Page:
Writing Functions

Introduction

The core of functions is packing several actions into one defined unit. When we’re dealing with longer, complicated projects, writing Python functions is crucial for reasonable length and readability.


Function Signature & Annotations

Understanding the syntax and dialogue surrounding a function is an important step for both reading instructions about functions and communicating what your function does. Consider the following code:

def word_count(sentence: str) -> int:
    """
    word_count is a function that accepts a sentence as an argument,
    and returns the number of words in the sentence.

    Args:
        sentence (str): The sentence for which we are counting the words.

    Returns:
        int: The number of words in the sentence
    """
    result = len(sentence.split())
    return result

test_sentence = "this is a sentence that has eight words."
word_count(test_sentence)
8

There are a few things we need to define and clarify:

  • Function name: The name of the function immediately follows the def keyword. This function is called word_count and we will refer to functions by name in most cases.

  • Parameters: This is another term for the function’s input, of which there are 0+. There is one parameter in this function, called sentence.

    • In Python, you can include the data type after the parameter name. Above, this is : str to specify that sentence is a string. We recommend you specify because the methods you apply to the parameter might not work if the parameter is a different data type.

    • Output: This is another optional part of a function where you can specify what the function returns. In the example, this is represented by → int. Functions can have 0 or more outputs.

All of the above qualities define the signature of the function, and as you read, many of them are optional. We could write word_count in the following way and it would be the exact same:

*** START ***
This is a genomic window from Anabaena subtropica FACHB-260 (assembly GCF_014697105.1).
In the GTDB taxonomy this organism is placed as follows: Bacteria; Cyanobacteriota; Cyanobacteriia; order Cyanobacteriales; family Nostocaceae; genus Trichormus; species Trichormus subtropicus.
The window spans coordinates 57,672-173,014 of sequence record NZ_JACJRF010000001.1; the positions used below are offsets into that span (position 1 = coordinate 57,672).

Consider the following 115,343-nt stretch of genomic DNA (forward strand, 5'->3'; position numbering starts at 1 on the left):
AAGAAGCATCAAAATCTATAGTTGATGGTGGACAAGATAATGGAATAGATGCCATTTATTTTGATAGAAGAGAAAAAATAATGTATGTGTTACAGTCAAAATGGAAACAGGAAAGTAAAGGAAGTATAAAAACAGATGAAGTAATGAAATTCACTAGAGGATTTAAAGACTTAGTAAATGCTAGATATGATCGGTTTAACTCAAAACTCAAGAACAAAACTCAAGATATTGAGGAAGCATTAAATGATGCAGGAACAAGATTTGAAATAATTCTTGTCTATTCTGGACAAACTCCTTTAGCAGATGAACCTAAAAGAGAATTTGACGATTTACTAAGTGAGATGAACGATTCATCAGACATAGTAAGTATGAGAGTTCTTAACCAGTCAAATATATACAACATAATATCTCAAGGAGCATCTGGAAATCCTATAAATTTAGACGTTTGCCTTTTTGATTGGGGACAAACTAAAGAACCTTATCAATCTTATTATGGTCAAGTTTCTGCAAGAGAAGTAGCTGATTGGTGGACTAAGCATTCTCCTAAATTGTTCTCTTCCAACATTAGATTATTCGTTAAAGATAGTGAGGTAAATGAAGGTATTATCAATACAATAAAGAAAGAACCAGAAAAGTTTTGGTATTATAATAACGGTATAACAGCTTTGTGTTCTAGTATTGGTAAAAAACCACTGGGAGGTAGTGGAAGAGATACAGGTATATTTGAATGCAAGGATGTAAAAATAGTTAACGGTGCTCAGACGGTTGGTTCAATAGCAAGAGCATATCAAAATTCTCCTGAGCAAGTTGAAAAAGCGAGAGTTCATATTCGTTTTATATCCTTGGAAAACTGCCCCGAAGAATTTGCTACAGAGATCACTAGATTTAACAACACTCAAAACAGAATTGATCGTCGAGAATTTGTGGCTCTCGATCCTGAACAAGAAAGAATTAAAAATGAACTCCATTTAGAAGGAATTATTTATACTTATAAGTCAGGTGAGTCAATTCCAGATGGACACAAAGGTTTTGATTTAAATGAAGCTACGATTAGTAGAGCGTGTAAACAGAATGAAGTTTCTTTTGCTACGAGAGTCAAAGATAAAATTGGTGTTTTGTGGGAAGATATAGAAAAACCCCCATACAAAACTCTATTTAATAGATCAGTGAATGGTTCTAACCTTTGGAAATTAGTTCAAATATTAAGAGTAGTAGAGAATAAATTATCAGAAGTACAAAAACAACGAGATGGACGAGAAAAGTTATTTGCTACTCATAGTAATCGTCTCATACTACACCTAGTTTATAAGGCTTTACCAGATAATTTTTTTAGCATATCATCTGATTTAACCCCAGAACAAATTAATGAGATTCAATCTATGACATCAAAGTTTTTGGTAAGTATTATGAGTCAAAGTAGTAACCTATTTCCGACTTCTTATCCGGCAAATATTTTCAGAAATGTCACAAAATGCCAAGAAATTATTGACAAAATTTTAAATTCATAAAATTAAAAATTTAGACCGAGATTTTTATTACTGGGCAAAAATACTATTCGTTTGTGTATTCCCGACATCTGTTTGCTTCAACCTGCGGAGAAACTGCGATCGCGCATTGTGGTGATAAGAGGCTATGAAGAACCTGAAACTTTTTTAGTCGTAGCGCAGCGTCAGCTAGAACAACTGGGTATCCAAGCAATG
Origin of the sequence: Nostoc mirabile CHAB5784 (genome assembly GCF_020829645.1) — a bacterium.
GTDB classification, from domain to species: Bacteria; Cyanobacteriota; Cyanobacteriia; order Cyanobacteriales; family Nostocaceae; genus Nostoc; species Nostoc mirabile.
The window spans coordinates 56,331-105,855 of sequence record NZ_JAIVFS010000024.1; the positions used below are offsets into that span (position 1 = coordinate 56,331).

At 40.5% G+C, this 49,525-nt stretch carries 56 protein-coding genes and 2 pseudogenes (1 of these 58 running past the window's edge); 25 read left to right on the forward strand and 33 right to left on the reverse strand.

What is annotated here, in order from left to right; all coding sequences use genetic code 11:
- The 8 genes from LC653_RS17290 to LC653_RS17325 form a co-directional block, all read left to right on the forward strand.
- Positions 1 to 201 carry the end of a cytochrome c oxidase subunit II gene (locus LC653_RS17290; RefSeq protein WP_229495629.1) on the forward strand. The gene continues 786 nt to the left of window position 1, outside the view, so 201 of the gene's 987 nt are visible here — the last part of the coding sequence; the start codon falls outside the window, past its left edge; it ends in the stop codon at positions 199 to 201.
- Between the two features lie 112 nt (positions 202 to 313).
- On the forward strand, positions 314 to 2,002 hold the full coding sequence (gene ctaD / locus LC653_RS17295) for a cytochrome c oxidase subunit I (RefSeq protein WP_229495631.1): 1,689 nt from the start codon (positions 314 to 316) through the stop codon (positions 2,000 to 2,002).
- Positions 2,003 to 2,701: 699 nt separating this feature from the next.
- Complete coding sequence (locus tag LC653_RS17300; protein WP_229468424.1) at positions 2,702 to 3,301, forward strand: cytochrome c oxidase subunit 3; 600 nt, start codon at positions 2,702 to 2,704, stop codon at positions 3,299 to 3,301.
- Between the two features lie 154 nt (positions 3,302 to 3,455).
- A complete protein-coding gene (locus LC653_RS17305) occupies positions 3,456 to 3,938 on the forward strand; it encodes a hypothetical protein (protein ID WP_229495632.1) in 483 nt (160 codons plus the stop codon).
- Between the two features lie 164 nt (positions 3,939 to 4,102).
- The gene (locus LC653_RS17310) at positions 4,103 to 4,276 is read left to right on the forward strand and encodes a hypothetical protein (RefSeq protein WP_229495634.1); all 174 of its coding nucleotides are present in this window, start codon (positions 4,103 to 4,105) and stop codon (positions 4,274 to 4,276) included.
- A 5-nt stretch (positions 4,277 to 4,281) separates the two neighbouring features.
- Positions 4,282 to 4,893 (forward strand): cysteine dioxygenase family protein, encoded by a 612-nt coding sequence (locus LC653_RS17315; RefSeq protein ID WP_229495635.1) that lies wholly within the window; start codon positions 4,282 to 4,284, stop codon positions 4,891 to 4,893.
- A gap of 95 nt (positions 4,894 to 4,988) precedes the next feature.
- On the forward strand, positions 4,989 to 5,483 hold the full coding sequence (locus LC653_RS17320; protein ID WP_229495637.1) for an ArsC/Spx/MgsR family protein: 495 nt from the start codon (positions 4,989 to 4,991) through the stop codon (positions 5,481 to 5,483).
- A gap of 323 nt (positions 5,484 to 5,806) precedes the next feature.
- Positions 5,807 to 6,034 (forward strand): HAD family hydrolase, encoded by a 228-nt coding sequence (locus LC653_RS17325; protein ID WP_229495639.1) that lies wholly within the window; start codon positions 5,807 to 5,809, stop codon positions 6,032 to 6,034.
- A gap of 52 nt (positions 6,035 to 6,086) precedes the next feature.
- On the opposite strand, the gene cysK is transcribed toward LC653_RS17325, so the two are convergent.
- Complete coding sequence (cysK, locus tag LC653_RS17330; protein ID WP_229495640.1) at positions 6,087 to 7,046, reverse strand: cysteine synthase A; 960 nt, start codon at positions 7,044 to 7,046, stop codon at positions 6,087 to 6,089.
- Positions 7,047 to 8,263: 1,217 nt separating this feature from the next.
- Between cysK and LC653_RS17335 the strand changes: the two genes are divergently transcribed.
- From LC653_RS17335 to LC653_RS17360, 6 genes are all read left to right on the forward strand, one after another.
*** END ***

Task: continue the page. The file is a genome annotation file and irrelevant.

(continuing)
def word_count(sentence):
    """
    word_count is a function that accepts a sentence as an argument,
    and returns the number of words in the sentence.

    Args:
        sentence (str): The sentence for which we are counting the words.

    Returns:
        int: The number of words in the sentence
    """
    result = len(sentence.split())
    return result

test_sentence = "this is a sentence that has eight words."
word_count(test_sentence)
8

The umbrella term function annotations includes all the optional parts of a function’s signature. Though optional, it’s recommended to include them in larger projects for clarity and to make your code look more "professional."


Helper Functions

Functions can have helper functions nested within them, with the goal of reducing complexity or increasing clarity. For example, let’s say we wanted our function to strip all punctuation before counting the words:

import string

def word_count(sentence: str) -> int:
    """
    word_count is a function that accepts a sentence as an argument,
    and returns the number of words in the sentence.

    Args:
        sentence (str): The sentence for which we are counting the words.

    Returns:
        int: The number of words in the sentence
    """

    def _strip_punctuation(sentence: str):
        """
        helper function to strip punctuation.
        """
        return sentence.translate(str.maketrans('', '', string.punctuation))

    sentence_no_punc = _strip_punctuation(sentence)
    result = len(sentence_no_punc.split())
    return result

test_sentence = "this is a sentence - it has eight words."
word_count(test_sentence)